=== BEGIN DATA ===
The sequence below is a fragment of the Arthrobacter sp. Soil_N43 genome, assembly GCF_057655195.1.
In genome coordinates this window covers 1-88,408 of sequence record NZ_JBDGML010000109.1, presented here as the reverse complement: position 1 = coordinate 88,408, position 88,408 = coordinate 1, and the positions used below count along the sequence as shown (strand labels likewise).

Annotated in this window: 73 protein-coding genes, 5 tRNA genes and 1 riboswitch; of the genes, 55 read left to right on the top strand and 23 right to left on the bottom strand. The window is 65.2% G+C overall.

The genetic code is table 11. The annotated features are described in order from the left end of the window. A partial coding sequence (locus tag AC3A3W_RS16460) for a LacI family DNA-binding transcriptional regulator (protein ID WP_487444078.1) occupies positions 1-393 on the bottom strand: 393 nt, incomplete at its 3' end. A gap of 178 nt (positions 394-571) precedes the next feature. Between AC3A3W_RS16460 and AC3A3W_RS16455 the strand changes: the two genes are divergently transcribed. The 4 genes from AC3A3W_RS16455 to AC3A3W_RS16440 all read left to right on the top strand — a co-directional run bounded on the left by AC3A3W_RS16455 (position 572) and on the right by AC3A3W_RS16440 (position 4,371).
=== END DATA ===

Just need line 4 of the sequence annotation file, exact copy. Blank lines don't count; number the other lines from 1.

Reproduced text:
The genetic code is table 11. The annotated features are described in order from the left end of the window. A partial coding sequence (locus tag AC3A3W_RS16460) for a LacI family DNA-binding transcriptional regulator (protein ID WP_487444078.1) occupies positions 1-393 on the bottom strand: 393 nt, incomplete at its 3' end. A gap of 178 nt (positions 394-571) precedes the next feature. Between AC3A3W_RS16460 and AC3A3W_RS16455 the strand changes: the two genes are divergently transcribed. The 4 genes from AC3A3W_RS16455 to AC3A3W_RS16440 all read left to right on the top strand — a co-directional run bounded on the left by AC3A3W_RS16455 (position 572) and on the right by AC3A3W_RS16440 (position 4,371).